This Solar-Charged Battery Directly Converts Sun’s Energy and Stores It in Liquid Electrolyte

A team of researchers at the University of Wisconsin-Madison have made a device that transfers solar energy straight to the battery’s electrolyte, without the need to make electricity in between. Song Jin, who is a professor at the University, collaborated with graduate student Wenjie Li and colleagues at the King Abdullah University of Science and Technology in Saudi Arabia to show the world just how this could be done.





A Redox flow battery (RFB) was chosen to store energy in a tank of liquid electrolyte. The RFB stores chemical energy in the liquid electrolyte rather than in solid electrodes like lithium-ion batteries. To discharge the RFB battery and use it to power the grid at night, Jin says, “We just connect a load to a different set of electrodes, pass the charged electrolyte through the device, and the electricity flows out.” This type of solar charging and electrical discharging can be used several times with very good efficiency levels.

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This solar-charged battery, developed in the lab of Song Jin at the University of Wisconsin-Madison, directly stores energy from sunlight in a tank. PHOTO: David Tenenbaum, University Communications/UW-Madison
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This solar-charged device, developed in the lab of Song Jin at the University of Wisconsin-Madison, directly transfers energy from sunlight into a liquid battery and stores it in the container at lower right. During the discharge cycle, electricity leaves the device through electrodes at top. PHOTO: David Tenenbaum, University Communications/UW-Madison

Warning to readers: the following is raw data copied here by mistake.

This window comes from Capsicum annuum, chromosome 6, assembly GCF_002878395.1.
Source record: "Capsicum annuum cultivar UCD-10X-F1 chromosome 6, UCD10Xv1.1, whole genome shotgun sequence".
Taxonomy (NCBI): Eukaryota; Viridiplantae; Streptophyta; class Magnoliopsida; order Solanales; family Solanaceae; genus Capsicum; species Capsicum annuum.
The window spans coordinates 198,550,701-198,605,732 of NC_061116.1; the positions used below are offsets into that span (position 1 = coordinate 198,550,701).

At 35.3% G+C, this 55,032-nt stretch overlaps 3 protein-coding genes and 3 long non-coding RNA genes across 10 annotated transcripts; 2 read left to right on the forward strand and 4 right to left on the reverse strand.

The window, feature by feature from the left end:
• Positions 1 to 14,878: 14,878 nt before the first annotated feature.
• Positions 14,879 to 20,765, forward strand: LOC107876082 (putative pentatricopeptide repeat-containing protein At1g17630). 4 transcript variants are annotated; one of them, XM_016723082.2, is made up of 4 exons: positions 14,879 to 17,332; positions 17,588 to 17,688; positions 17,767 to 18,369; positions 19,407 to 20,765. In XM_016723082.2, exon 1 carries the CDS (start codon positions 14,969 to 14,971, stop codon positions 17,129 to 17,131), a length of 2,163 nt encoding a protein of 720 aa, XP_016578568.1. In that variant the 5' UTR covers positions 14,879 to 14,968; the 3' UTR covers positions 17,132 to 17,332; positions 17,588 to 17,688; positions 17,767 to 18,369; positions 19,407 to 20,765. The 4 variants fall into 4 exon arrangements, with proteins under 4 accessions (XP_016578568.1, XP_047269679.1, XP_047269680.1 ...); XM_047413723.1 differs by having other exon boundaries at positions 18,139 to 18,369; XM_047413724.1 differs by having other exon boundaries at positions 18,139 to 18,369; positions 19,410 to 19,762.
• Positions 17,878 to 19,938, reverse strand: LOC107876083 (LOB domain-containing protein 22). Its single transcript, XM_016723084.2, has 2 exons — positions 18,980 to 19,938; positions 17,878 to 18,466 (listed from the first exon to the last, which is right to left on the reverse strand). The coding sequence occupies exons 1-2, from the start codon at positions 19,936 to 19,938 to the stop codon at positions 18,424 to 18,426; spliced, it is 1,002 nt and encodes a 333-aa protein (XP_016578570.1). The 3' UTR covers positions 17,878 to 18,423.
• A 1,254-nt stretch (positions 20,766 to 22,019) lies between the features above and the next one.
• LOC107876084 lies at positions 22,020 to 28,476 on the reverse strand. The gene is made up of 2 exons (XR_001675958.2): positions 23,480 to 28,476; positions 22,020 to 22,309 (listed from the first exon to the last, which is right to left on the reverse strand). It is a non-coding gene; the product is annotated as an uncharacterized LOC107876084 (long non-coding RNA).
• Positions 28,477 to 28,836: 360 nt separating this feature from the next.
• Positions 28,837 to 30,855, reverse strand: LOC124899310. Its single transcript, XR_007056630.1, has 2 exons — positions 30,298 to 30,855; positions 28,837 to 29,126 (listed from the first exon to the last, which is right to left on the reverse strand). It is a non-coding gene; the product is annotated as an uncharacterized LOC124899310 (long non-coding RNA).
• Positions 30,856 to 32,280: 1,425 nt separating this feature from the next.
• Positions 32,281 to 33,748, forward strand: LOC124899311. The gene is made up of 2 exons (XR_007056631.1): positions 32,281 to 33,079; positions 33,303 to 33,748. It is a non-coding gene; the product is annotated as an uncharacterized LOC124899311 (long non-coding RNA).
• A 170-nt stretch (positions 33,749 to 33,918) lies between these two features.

Although Redox flow batteries are already being attached to solar cells and used within the market, they are not being used in quite the same way. Li, the first author of the study, says, “We have one device that harvests sunlight to liberate electrical charges and directly changes the oxidation-reduction state of the electrolyte on the surface of the cells. We are using a single device to convert solar energy and charge a battery.” Its design also provides many advantages such as the ability to directly charge the electrolyte, reducing costs and improving efficiency.

Now that the team has produced one successful design they are looking to see how they can improve on it further which will include searching for electrolytes with larger voltage differential which is one of the limiting factors in this type of technology. As Jin says, “It’s not just about the efficiency of converting sunlight into electricity, but also how much energy you can efficiently store in the device.”





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